Part I in a two-part series regarding a recently announced four-year studio project between the Frank Lloyd Wright School of Architecture and Globe-Miami, Arizona, beginning in 2016 and extending through 2019.
The unlikely pairing of an internationally recognized school of architecture and a small rural mining community over the next four years will undoubtedly cause a stir and pique interest in a long-term project that might be called The Grand Experiment.
As 2015 drew to a close, the Frank Lloyd Wright School of Architecture—also known as Taliesin and Taliesin West—agreed to establish a never-been-done-before, four-year studio project in Globe-Miami focused on revitalization and community engagement. The agreement comes about after the community was instrumental in raising nearly half of the funding necessary to secure Taliesin’s future, which had been in question because of a federal ruling that affected their funding – which has always been closely tied to the Frank Lloyd Wright Foundation.
“Many people wrote us off,” says Jason Donofrio, the Director of Development for Taliesin, noting articles in the press in early 2015 that raised questions about the school’s future. What these predictions failed to factor into the equation was the strong support that would come from those in the architectural community who did not want to see the school go away—and the incredible, albeit unlikely savior that came in the form of the Globe-Miami community.
A meeting of like minds
Molly Cornwell, a business owner in downtown Globe, was at her shop last January when a group from Taliesin first came to Globe to look around.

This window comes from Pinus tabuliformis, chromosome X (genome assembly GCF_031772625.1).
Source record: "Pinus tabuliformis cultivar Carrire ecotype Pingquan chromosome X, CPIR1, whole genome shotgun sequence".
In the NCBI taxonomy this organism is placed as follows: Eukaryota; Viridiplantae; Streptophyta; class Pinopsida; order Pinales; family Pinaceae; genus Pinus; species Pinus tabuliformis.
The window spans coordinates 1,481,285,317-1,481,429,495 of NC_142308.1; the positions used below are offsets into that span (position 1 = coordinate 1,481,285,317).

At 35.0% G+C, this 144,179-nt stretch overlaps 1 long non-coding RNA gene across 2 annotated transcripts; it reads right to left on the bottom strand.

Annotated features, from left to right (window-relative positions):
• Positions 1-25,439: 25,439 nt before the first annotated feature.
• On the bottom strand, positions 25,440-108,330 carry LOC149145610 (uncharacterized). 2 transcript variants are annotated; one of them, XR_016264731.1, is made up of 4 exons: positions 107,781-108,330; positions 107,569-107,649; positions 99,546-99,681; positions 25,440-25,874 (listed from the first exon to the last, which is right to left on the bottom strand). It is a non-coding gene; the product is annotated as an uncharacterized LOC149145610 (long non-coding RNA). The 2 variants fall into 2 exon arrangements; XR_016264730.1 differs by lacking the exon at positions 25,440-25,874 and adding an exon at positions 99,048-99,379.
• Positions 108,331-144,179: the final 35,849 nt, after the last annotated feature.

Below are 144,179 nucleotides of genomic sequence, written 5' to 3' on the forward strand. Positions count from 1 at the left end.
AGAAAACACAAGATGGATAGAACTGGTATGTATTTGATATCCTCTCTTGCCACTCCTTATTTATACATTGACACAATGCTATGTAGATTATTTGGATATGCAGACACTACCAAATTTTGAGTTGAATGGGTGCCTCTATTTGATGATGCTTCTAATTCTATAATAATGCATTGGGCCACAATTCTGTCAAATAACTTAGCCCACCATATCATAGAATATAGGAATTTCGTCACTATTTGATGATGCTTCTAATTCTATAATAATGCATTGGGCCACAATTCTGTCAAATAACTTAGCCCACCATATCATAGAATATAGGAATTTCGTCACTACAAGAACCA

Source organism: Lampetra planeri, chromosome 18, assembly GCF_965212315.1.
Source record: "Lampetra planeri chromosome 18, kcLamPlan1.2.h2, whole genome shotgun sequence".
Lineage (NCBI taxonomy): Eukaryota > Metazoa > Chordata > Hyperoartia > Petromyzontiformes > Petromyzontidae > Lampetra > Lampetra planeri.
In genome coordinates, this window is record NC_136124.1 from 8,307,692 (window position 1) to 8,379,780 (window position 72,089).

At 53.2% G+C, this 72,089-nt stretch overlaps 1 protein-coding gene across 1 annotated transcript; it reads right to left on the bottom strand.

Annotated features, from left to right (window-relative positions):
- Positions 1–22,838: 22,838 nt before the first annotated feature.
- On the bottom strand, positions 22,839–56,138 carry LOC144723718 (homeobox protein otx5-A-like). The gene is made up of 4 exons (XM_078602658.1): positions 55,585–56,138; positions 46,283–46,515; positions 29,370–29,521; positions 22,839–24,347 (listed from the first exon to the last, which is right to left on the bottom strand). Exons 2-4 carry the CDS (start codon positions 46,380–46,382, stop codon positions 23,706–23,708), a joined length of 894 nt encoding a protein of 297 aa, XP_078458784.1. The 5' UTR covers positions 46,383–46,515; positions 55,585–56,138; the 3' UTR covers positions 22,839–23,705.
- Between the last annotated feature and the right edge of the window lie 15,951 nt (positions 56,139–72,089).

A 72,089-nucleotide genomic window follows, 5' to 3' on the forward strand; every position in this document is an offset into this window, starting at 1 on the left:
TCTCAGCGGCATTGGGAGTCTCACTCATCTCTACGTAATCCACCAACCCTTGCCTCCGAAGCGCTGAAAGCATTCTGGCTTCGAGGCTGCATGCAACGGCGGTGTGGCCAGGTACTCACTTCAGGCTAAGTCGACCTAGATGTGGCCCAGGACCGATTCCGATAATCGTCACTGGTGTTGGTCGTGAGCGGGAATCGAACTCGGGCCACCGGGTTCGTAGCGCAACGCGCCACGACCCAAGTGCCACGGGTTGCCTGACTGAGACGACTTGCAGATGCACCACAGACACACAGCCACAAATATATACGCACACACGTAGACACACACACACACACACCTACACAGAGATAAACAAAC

“They showed up on Super Bowl Sunday,” she laughs – and as anyone who has been to this small town would guess, few businesses were open. So the group, which included both instructors and students, wandered into her shop and struck up a conversation.
“They were interested in the Copper Corridor and seeing if it would make a good studio project for the school,” she says.
Cornwell was one of the best people they could have bumped in to. She was not only familiar with Taliesin, and Frank Lloyd Wright – she had been at the heart of Globe’s Main Street Program and downtown district for over ten years. They hit it off right away, and Cornwell knew that what the group was talking about could be a huge opportunity for the area.
She quickly got ahold of Kip Culver, the Director of Globe’s Main Street Program, who was taking one of his rare days off. He agreed to come down to meet the group and soon moved their discussion to the Train Depot, where they pulled more people into the meeting.
Nearly a dozen people came to the Depot that day, many who had worked on Main Street projects in the past, like former mayor Fernando Shipley, who was willing to leave the family Super Bowl Party, according to Cornwell, to brainstorm yet another potential project for the area.
That one session turned into a six-hour discussion on visions that had been realized, attempted or stalled in the area. The Taliesin group left with promises to return.
Then they came back. Again and again.
Cornwell laughs again recalling those earlier sessions, and says many of the ideas that the Taliesin students would think of – such as a river walk, making bikes available for use by visitors downtown, drawing the eye downtown with landscaping, and creating visitor-friendly signage by embedding directional signage into the street – were all ideas that had been discussed and/or implemented before, as part of Globe’s Main Street program or M.O.B. (My Own Backyard) – the group of downtown stakeholders formed in 2010 when the Main Street program received a $98,000 grant for streetscaping in the downtown district.
Far from discouraging the Taliesin group, the plethora of ideas that had already been envisioned or launched in the community confirmed for the school more than ever that this was the place they wanted to be.
In Part II, we’ll explore how Globe-Miami became the focus of a Taliesin four-year studio project.